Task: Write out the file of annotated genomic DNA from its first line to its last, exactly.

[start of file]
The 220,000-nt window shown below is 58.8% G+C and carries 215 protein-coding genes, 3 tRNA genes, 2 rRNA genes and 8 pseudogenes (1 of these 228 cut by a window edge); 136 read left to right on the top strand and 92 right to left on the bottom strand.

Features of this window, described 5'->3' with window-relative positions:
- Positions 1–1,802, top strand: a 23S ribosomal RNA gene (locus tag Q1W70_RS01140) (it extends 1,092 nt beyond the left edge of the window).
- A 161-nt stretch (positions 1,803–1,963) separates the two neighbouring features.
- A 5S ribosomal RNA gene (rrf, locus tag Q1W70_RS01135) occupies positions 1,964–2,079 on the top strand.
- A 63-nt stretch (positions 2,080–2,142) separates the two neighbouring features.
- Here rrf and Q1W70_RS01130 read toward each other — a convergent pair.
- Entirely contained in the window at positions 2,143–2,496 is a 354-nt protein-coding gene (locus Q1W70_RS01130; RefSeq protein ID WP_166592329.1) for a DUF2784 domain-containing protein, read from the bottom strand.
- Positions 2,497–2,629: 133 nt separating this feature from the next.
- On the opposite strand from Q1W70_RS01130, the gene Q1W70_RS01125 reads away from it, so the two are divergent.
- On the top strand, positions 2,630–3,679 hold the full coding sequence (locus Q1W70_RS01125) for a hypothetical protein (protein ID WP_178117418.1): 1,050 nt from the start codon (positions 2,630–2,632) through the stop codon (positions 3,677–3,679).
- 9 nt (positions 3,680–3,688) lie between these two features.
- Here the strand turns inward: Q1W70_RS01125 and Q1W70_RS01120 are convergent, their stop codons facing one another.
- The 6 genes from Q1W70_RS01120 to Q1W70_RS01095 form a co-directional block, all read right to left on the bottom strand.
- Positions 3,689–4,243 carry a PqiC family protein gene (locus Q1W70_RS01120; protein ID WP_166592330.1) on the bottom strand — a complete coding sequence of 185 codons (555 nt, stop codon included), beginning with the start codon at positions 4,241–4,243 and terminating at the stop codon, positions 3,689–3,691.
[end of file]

The 220,000-nt window shown below is 58.8% G+C and carries 215 protein-coding genes, 3 tRNA genes, 2 rRNA genes and 8 pseudogenes (1 of these 228 cut by a window edge); 136 read left to right on the top strand and 92 right to left on the bottom strand.

Features of this window, described 5'->3' with window-relative positions:
- Positions 1–1,802, top strand: a 23S ribosomal RNA gene (locus tag Q1W70_RS01140) (it extends 1,092 nt beyond the left edge of the window).
- A 161-nt stretch (positions 1,803–1,963) separates the two neighbouring features.
- A 5S ribosomal RNA gene (rrf, locus tag Q1W70_RS01135) occupies positions 1,964–2,079 on the top strand.
- A 63-nt stretch (positions 2,080–2,142) separates the two neighbouring features.
- Here rrf and Q1W70_RS01130 read toward each other — a convergent pair.
- Entirely contained in the window at positions 2,143–2,496 is a 354-nt protein-coding gene (locus Q1W70_RS01130; RefSeq protein ID WP_166592329.1) for a DUF2784 domain-containing protein, read from the bottom strand.
- Positions 2,497–2,629: 133 nt separating this feature from the next.
- On the opposite strand from Q1W70_RS01130, the gene Q1W70_RS01125 reads away from it, so the two are divergent.
- On the top strand, positions 2,630–3,679 hold the full coding sequence (locus Q1W70_RS01125) for a hypothetical protein (protein ID WP_178117418.1): 1,050 nt from the start codon (positions 2,630–2,632) through the stop codon (positions 3,677–3,679).
- 9 nt (positions 3,680–3,688) lie between these two features.
- Here the strand turns inward: Q1W70_RS01125 and Q1W70_RS01120 are convergent, their stop codons facing one another.
- The 6 genes from Q1W70_RS01120 to Q1W70_RS01095 form a co-directional block, all read right to left on the bottom strand.
- Positions 3,689–4,243 carry a PqiC family protein gene (locus Q1W70_RS01120; protein ID WP_166592330.1) on the bottom strand — a complete coding sequence of 185 codons (555 nt, stop codon included), beginning with the start codon at positions 4,241–4,243 and terminating at the stop codon, positions 3,689–3,691.